WHO: Inland Empire Utilities Agency, San Bernardino County, Calif.
OPERATIONS: Four tertiary wastewater plants with a combined 93,500-acre-foot capacity; one 28,000-acre-foot desalination plant
SERVES: 850,000 residents
PROJECT: Recycled water distribution system
GOAL: Increase annual recycled water use from 15,000 to 50,000 acre-feet by 2012
COST: $140 million
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THE LATEST: Inland Empire Utilities Agency (IEUA) is a wholesale supplier and part of the Metropolitan Water District of Southern California. For a decade, managers have steadily implemented a $350-million plan to get entirely off the grid by 2020.
Recycling is a major component of the plan. Not only is the utility's plan to reuse 85% — or 50,000 acre-feet — of the water it recycles by 2012 on track, it's also under budget.
Reusing water boosts local supplies and decreases the amount of energy — roughly 7,500 kilowatts/hour for every 1 million gallons — needed to import it. The utility has imported 60,000 to 75,000 acre-feet of water annually, though this has decreased during the recent drought because of greater reuse and consumer conservation.
The utility's recycled water is used to irrigate parks, schools, and golf courses, where it filters through the soil and carefully monitored wells to ensure it meets California Department of Public Health standards before it replenishes groundwater supplies. After using recycled water to run power plants, commercial laundries, and paperboard factories, customers protect recycled water supplies by discharging the high-saline wastewater to separate pipelines that convey it to coastal treatment plants and discharged to the ocean.
Originally, the $200-million capital improvement project was to be funded through bonds, local property taxes, connection fees, and user charges. In 2009, however, it qualified for $14 million in federal stimulus grants through the U.S. Bureau of Reclamation. Low-interest loans through California's Clean Water State Revolving Fund are financing the remaining balance.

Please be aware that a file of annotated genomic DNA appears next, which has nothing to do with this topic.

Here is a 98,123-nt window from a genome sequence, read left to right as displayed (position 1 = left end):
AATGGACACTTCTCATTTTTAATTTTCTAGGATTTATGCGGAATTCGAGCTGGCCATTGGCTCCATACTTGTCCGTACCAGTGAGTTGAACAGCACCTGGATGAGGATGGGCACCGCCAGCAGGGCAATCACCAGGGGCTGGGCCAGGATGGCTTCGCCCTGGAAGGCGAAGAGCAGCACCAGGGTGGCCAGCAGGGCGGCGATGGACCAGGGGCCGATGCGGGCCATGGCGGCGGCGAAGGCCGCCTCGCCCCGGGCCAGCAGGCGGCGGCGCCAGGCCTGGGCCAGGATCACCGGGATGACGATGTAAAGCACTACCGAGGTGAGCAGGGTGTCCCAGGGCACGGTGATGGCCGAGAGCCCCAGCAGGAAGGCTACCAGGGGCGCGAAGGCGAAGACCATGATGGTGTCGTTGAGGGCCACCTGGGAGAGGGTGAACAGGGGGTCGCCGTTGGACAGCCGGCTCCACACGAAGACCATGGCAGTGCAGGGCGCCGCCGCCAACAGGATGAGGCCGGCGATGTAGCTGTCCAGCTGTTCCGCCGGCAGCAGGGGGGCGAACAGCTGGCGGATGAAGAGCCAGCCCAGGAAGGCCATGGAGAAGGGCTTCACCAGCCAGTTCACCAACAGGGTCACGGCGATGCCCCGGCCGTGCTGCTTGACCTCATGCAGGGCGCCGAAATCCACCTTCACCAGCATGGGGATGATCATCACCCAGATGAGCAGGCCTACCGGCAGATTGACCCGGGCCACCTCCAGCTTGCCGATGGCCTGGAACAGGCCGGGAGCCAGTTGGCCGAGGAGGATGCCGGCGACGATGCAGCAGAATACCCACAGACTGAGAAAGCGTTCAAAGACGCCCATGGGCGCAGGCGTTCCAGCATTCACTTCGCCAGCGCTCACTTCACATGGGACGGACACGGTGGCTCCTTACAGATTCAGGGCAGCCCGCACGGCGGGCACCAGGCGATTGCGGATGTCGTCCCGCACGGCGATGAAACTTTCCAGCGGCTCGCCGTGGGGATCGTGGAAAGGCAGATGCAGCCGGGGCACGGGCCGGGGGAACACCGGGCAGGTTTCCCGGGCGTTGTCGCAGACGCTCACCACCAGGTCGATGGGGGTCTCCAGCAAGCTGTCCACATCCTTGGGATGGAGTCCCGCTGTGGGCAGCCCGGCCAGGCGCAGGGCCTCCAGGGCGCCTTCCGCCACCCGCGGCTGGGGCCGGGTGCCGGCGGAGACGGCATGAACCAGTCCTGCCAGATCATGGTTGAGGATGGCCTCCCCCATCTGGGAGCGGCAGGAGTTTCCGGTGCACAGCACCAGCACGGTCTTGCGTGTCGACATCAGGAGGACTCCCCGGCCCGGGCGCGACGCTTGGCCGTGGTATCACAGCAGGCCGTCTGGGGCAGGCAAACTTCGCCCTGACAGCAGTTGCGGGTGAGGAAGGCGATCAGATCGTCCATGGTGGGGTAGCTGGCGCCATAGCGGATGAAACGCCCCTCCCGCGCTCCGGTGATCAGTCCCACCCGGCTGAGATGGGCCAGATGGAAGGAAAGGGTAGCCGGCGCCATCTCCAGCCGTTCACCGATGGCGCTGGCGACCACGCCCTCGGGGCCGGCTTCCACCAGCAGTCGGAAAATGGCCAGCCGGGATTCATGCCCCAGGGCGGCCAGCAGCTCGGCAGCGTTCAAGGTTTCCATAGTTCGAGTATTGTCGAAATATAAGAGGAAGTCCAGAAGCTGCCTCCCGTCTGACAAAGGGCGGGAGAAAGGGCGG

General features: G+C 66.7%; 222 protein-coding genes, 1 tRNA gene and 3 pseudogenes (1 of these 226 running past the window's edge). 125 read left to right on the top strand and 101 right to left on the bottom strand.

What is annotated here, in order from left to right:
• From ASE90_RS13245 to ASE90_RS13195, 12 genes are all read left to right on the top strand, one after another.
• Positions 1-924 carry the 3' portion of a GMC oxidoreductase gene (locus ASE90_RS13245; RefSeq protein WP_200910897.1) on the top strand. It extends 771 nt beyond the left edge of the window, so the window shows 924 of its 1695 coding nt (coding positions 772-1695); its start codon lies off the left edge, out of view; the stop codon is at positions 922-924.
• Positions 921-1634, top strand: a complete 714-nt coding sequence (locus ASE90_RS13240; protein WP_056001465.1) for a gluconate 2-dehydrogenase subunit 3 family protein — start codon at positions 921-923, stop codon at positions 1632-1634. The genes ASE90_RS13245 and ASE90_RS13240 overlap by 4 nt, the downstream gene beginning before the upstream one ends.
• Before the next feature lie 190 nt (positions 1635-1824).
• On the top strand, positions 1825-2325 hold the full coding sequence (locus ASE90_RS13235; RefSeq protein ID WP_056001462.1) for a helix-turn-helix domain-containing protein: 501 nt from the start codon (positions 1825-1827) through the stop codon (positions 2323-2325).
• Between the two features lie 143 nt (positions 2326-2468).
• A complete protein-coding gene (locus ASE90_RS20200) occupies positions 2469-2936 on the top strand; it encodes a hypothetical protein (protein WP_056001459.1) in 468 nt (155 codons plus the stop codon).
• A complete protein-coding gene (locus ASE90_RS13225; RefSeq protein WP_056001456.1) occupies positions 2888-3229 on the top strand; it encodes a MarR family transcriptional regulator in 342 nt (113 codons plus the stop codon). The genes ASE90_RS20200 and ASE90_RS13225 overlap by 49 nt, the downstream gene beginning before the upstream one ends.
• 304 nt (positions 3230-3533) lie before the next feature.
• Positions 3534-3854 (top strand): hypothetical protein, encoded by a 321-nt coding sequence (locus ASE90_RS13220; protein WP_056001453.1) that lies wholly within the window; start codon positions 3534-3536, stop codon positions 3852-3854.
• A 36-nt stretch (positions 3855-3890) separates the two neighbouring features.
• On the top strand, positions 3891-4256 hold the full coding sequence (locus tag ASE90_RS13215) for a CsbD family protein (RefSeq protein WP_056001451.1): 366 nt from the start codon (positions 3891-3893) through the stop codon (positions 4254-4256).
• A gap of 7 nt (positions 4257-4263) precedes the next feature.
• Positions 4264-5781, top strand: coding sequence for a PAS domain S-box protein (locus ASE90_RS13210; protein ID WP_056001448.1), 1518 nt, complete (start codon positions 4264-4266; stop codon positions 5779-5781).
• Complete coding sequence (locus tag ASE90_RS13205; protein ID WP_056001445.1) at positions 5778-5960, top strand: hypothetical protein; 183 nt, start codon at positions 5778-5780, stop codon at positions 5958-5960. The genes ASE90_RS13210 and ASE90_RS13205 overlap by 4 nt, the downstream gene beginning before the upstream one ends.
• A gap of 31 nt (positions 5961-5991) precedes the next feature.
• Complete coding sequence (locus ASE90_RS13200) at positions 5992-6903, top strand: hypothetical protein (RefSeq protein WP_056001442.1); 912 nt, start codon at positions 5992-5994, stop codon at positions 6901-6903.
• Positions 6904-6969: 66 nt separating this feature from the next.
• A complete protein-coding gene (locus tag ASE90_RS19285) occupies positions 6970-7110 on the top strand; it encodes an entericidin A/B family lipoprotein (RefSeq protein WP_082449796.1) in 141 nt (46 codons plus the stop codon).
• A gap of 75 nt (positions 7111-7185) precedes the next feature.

The recession has also helped control costs. Because of lower-than-average construction bids and value engineering, the project is expected to come in $60 million under budget. This benefits the utility, and returns money to the state's revolving fund.
The best part: project scope was reduced without affecting goals. Instead of building new storage for nearly 40 million gallons a day, the utility will store recycled water in an unused, 3-million-gallon reservoir bought from the Cucamonga Valley Water District. Existing pipelines near customers account for 10 of the project's required 75 miles of pipeline.
These measures, and the lower construction costs, says General Manager Thomas Love, should allow the utility to lower rates 10% to 20% even if the region's population grows.
Love's advice for colleagues who're considering a similar effort: Start planning as early as possible.
“If at all possible, include recycled water in the infrastructure from the beginning,” he says. “It's much easier and cheaper than adding it after the fact.”
He and his team began work in 2001. Their awareness campaign has included public workshops and hearings before health department approval, newspaper editorials, and communicating with residents in construction areas.